On the front page of the Oct. 12, 1972, edition of the Winfield Daily Courier, a photo shows three men conferring in front of a tractor. Dee Lewis, John Story and Clarence Long are getting ready to finish planting wheat. The work crew includes six other local farmers. Dinner is provided by two of their wives, and about 90 acres have been seeded in roughly six hours.
The farm? It is the Grandview Ranch, located just outside of the small Kansas town of Winfield and owned by Hazel and Milton Kroth.
I have a picture of that front page on the door to my office. Why? Because these neighbors were planting that wheat out of the goodness of their hearts for my grandmother - and out of respect for my grandfather, who had died unexpectedly the Sunday before. Because it reminds me of the power of relationships, of the goodness of people, and of the importance of small acts of kindness. Because it tells me that people will go above and beyond what they have to do just because they care - and not just for money. Because I can imagine how my grandmother felt when her husband was ripped out of her life and immediately facing her was a task that must have seemed impossible to accomplish.
And then I can imagine how she felt when people showed up just to help her.
Paul Harvey, talking about farmers in that recent Super Bowl TV ad, caused many of us to choke up. It's not hard to see why.
There is a paradox at play in some work environments, embodied in the phrase "do more with less." I have often contemplated what that really means. What, in particular, does the "less" mean? I think most of the time its intended meaning is fewer resources, which is understandable. We are going through challenging times.
But it could also mean with less respect or less care or less understanding. It is when "less" signals to employees that they are just cogs in a machine, or resources to be deployed, or numbers on a spread sheet, that "less" really means less productivity, because all too often people then work only because they have to and not because they want to. When people have to do something, they are less likely to do any more than they, well, have to. The creativity, ingenuity, synergy, commitment and effort that managers want they never really get to see.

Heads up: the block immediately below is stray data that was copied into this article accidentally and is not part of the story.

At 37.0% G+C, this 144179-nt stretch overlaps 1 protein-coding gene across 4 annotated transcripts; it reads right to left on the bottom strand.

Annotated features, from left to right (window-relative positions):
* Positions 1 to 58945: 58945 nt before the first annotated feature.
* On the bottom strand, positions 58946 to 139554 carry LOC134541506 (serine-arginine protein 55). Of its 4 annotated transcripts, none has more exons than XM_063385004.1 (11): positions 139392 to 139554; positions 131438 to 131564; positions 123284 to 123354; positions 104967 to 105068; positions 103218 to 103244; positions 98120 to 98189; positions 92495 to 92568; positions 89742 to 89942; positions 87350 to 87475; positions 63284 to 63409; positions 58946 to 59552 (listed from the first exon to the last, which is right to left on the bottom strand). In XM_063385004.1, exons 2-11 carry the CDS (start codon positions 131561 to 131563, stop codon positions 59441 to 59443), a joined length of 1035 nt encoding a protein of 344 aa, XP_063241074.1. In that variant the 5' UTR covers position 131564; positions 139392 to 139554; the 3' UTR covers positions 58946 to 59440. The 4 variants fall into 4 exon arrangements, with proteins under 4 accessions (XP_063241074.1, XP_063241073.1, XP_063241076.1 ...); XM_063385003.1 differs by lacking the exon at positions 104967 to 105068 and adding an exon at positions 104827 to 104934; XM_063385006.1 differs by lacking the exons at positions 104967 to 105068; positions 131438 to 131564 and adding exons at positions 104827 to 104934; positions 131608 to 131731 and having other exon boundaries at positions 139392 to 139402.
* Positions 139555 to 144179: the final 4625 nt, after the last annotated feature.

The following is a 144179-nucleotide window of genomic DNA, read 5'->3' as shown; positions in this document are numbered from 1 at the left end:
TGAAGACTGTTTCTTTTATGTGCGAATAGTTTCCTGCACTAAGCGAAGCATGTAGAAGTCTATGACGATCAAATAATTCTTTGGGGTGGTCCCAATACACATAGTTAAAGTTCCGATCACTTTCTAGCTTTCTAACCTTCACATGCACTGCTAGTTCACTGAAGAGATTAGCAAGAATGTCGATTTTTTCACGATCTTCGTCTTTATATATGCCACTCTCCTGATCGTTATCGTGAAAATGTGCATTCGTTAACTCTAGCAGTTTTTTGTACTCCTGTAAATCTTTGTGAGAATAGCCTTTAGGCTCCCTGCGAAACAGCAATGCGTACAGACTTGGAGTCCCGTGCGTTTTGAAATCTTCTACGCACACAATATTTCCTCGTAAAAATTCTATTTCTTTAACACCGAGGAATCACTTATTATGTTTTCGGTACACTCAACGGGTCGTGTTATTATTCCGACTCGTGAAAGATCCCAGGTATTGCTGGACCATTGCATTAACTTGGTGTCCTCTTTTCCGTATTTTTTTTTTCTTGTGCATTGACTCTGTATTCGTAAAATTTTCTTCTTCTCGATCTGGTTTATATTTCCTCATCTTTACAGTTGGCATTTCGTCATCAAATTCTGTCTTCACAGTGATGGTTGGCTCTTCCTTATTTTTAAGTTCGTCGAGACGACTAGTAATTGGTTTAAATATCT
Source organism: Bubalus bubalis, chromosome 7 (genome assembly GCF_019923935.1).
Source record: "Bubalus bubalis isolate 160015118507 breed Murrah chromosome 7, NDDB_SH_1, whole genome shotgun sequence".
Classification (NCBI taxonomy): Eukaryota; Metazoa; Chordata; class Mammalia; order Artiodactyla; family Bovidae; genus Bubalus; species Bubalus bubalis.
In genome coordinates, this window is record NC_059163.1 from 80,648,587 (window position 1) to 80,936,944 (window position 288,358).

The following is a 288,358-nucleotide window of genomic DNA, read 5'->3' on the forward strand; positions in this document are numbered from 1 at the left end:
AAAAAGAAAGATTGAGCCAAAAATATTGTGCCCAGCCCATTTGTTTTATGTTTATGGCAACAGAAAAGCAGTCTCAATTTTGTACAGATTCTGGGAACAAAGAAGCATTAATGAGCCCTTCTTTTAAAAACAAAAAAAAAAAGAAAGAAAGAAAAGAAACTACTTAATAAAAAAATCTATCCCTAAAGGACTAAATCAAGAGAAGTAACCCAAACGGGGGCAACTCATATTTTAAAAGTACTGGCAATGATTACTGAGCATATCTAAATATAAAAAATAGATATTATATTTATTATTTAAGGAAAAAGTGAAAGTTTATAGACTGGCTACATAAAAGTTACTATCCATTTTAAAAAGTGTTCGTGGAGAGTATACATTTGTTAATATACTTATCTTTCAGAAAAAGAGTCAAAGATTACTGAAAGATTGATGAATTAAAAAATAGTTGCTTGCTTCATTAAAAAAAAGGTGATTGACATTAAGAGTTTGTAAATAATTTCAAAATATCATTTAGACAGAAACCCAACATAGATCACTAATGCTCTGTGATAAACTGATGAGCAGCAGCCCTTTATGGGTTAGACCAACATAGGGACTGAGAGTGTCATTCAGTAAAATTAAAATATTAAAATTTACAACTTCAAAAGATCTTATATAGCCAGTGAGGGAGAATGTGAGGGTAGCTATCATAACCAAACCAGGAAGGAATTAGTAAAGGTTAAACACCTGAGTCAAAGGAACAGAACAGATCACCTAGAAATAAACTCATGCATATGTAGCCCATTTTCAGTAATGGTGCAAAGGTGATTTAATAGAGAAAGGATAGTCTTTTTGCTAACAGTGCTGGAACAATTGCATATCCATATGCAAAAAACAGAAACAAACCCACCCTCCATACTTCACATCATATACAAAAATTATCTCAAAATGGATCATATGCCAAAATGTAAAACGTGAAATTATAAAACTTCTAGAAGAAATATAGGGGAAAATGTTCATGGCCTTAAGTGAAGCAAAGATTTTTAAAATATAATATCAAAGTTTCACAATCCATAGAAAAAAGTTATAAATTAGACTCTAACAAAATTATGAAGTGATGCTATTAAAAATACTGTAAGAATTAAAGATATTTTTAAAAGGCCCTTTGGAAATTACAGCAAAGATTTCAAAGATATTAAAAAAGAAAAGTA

Young men working for my grandfather on a hot, sweaty, harvest day in Kansas would look down and find a ripe, juicy watermelon he had planted for them long before, anticipating their needs before they even knew they would be working for him. My dad, remembering, said that he and the others got so much of the sticky, sweet juice over them that they had to go jump in the creek to get clean. My grandfather had the kind of insight into what keeps young people working by imagining their experience long before it occurred and then planning for it. Yes, my Grandpa Milton understood and cared for people.
What would it take in your organization to motivate people to go above and beyond the call of duty? What would it take to get your own "wheat planted and harvested" when times are tough?
My suggestion: Study human nature and human beings. Show them that you care about them. Search for what really motivates them, deep down inside. And don't forget to plant watermelons long before they're needed.
Michael Kroth, associate professor of adult/organization learning and leadership in Boise. email@example.com